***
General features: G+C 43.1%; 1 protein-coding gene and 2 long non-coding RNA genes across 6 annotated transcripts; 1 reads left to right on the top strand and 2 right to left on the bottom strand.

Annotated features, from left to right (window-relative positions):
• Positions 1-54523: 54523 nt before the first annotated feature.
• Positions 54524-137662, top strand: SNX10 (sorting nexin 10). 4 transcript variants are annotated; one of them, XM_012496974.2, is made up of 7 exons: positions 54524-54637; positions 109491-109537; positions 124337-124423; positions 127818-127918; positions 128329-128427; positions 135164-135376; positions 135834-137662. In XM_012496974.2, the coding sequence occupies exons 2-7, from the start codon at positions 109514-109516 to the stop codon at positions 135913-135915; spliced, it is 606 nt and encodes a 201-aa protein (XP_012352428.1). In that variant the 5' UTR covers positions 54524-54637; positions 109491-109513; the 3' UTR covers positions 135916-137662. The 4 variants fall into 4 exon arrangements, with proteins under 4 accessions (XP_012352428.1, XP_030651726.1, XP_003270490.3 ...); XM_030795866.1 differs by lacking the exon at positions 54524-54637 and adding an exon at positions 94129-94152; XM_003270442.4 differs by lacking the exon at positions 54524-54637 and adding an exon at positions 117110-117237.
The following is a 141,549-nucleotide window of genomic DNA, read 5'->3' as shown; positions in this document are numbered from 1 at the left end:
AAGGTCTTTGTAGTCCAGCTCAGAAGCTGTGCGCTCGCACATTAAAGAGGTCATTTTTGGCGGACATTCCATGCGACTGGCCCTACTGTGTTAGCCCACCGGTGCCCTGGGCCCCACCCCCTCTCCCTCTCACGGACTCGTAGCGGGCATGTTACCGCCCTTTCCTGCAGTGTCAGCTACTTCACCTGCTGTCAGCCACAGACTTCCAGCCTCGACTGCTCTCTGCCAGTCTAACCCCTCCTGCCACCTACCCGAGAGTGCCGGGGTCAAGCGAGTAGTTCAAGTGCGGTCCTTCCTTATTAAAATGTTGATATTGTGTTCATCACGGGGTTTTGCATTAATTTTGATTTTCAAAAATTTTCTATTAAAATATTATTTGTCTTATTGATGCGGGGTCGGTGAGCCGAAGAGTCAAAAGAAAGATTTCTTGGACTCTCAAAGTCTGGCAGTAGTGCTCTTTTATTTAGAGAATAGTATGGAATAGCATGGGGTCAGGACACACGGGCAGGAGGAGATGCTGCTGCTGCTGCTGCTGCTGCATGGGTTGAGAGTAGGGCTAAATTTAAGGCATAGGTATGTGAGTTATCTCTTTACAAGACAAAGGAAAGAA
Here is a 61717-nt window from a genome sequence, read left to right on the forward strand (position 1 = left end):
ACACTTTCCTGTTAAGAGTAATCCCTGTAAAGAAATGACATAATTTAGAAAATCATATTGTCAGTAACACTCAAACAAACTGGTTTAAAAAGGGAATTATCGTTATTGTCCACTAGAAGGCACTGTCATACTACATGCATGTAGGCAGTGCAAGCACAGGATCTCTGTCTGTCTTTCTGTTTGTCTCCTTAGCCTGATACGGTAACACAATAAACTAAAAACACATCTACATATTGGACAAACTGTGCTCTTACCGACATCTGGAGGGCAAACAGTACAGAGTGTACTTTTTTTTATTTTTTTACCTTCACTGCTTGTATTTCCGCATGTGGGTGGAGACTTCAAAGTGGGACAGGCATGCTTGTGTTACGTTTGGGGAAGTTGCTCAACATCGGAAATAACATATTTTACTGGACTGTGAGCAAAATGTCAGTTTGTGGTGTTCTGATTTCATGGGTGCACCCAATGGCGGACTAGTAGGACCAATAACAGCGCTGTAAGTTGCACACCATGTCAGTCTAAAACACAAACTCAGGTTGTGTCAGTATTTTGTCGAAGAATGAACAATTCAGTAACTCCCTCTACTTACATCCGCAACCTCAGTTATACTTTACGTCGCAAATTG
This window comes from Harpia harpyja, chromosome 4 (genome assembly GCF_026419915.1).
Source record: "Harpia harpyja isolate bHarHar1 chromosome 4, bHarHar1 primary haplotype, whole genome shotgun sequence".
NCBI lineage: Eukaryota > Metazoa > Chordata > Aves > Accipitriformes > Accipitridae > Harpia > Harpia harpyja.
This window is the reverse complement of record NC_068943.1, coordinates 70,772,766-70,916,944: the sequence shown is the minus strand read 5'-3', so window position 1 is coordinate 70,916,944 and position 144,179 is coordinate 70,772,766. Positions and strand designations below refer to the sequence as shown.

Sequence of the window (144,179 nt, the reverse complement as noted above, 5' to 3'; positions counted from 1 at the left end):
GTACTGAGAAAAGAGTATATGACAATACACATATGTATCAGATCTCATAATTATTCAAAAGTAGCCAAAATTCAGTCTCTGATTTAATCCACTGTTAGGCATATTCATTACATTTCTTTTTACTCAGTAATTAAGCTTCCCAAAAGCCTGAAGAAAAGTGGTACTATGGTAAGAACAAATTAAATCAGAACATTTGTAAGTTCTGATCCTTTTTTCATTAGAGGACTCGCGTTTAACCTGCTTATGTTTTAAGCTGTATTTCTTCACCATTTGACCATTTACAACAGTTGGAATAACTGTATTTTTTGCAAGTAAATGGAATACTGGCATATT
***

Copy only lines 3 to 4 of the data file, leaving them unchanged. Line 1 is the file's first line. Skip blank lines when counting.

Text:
• Positions 1-54523: 54523 nt before the first annotated feature.
• Positions 54524-137662, top strand: SNX10 (sorting nexin 10). 4 transcript variants are annotated; one of them, XM_012496974.2, is made up of 7 exons: positions 54524-54637; positions 109491-109537; positions 124337-124423; positions 127818-127918; positions 128329-128427; positions 135164-135376; positions 135834-137662. In XM_012496974.2, the coding sequence occupies exons 2-7, from the start codon at positions 109514-109516 to the stop codon at positions 135913-135915; spliced, it is 606 nt and encodes a 201-aa protein (XP_012352428.1). In that variant the 5' UTR covers positions 54524-54637; positions 109491-109513; the 3' UTR covers positions 135916-137662. The 4 variants fall into 4 exon arrangements, with proteins under 4 accessions (XP_012352428.1, XP_030651726.1, XP_003270490.3 ...); XM_030795866.1 differs by lacking the exon at positions 54524-54637 and adding an exon at positions 94129-94152; XM_003270442.4 differs by lacking the exon at positions 54524-54637 and adding an exon at positions 117110-117237.